1960s >> 1968 >> no-769-september-1968

Another Lot of Insurrectionists

As the Labour Party and the so-called Communist Party become discredited and workers become more and more disillusioned with these parties in their futile efforts to run capitalism, it is vitally important to clearly present the socialist alternative. The emergence of self-styled leftwing groups is as dangerous to workers as that of their right-wing counterparts. If workers get bogged down with these organisations another generation could be wasted in the futile pursuit of petty issues and in swapping leaders.

One such organisation operates under the unwarranted title of “International Socialism”. Their errors are basically the same as those of the Bolsheviks fifty years ago.

During the general elections of 1964 and 1966 they were urging the return of the “biggest possible Labour majority”. For them this was a tactic because they knew that a Labour government would act “against the organised working class movement”, but they argued that out of the struggles against the attacks made by the Labour government “can and will come the development of a powerful force for socialism”. After four years of Labour government we are witnessing 17 per cent swings to the Tories in by-elections. Far from developing socialist ideas the confusion and despair resulting from Labour-run capitalism has helped to foster racist attitudes.

In 1966, even though they knew what the Labour Party’s policy was, they lamely suggested:

Every Labour candidate should be pressed to give commitments on at least the following four points:
1.    All out opposition to shackle the unions through new laws.
2.    Total opposition to the leadership’s support for the Americans in Vietnam.
3.    Opposition to the Immigration White Paper and its support for controls.
4.    Full support for workers fighting a coercive incomes policy in defence of their living standards.

They knew there would be laws to shackle unions. They knew that Labour supported the American government in Vietnam. They knew there would be race laws. They knew there would be a coercive incomes policy. Now we have all these things and IS are helped to give the Labour government its big majority to be able to enforce them.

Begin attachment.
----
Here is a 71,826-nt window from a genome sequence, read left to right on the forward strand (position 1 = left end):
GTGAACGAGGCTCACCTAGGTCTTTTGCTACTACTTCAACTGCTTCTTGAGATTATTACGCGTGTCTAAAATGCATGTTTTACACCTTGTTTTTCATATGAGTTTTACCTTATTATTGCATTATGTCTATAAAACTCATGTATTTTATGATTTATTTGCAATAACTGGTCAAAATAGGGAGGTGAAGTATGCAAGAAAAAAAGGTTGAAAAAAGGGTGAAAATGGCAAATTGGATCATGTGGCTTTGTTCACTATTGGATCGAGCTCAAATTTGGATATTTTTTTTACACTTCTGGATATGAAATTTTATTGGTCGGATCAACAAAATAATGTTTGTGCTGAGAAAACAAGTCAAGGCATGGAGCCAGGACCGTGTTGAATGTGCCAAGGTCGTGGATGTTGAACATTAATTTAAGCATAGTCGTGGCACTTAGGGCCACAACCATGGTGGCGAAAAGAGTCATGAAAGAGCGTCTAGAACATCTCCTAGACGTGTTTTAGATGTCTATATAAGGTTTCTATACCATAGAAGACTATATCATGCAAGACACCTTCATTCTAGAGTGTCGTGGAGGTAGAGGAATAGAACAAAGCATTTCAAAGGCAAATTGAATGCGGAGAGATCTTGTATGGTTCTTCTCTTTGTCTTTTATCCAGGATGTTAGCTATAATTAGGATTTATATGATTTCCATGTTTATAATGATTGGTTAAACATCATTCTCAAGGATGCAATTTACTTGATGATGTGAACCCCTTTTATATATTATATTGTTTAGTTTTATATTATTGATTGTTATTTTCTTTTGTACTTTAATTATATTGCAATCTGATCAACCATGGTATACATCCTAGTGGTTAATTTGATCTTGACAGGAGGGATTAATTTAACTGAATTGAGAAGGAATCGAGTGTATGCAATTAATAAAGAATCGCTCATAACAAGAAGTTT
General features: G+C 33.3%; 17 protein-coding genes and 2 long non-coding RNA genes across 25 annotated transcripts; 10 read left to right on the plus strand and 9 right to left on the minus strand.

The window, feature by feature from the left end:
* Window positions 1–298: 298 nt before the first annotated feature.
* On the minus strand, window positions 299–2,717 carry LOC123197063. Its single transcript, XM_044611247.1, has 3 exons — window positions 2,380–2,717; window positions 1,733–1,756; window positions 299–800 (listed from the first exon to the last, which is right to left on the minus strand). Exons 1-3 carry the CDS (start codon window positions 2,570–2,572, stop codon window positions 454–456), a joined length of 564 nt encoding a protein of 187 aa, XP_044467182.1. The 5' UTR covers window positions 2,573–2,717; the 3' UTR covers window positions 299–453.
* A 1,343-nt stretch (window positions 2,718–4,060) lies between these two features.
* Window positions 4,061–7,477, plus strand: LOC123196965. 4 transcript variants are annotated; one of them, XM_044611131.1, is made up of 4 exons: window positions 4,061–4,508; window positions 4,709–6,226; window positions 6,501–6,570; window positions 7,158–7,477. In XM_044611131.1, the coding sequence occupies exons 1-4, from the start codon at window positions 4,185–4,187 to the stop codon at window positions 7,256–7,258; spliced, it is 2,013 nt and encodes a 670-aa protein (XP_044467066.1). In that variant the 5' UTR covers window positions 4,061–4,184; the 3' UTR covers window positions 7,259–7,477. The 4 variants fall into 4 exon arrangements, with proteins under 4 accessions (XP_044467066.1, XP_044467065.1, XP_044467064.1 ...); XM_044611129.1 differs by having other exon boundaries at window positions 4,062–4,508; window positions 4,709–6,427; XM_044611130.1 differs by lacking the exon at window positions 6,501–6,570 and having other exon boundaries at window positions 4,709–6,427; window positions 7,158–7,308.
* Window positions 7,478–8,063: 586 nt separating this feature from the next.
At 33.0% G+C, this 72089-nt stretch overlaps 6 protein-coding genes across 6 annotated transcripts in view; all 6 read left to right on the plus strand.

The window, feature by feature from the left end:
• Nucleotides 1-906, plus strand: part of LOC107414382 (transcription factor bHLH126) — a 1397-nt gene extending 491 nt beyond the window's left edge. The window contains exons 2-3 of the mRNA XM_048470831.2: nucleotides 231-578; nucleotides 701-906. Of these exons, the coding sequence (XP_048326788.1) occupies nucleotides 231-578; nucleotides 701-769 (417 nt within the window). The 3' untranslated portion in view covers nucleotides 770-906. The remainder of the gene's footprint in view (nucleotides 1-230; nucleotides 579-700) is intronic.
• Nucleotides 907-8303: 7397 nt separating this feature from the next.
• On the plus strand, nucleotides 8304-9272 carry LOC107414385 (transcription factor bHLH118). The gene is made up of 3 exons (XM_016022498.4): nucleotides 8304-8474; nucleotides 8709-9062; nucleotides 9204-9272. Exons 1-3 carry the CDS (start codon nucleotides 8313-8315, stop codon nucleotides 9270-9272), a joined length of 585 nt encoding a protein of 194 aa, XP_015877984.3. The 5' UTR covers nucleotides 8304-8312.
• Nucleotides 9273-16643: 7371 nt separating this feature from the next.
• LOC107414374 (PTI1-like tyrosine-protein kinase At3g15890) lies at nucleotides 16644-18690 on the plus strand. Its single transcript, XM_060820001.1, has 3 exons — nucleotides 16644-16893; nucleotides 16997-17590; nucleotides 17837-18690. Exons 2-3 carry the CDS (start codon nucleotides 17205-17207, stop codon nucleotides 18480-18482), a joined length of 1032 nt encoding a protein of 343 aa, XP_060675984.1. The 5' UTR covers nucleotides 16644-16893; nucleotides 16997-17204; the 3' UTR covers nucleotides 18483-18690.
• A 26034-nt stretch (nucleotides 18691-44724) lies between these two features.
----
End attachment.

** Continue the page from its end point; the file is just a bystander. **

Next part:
How naive they were to ask Labour candidates to give “commitments”. Labour candidates are already committed to party policy and vetted by Transport House. If the working class are prepared to vote Labour they vote for official policy. Any undertaking outside this is worthless. IS admit that Labour candidates are controlled by Transport House as they give instances of two whom the party executive refused to endorse because they would give no “written undertakings to make no public criticism of any aspect of government policy until after the General Election”.

Referring to racist attitudes, they say:

If Enoch Powell has done one thing he has revealed just how little socialist consciousness exists today. We have to go back to square one and argue the ideas and theories of socialism to the people in the factories, the docks, the offices and on the vast council estates.

For socialists it did not take Powell to reveal the lack of socialist consciousness among workers. This has been evident all along and voting Labour has been one aspect of it. As to arguing socialist ideas this is just what IS consistently fails to do. Despite the admitted lack of socialist consciousness they claim, in the same issue of their journal, in a reference to France “revolution in the advanced countries is the order of the day”. But the first lesson to be learned at square one is that there can be no Socialism without Socialists.

During the last election in discussing war preparation they said

  The Defence Review follows the pattern of the whole Labour policy, complete subservience to the most reactionary capitalist interest. Despite the fact that one in six of the population of this country live in poverty, the government like its Tory predecessors has callously decided that defence should continue to be the largest single items of government expenditure, over 26 per cent.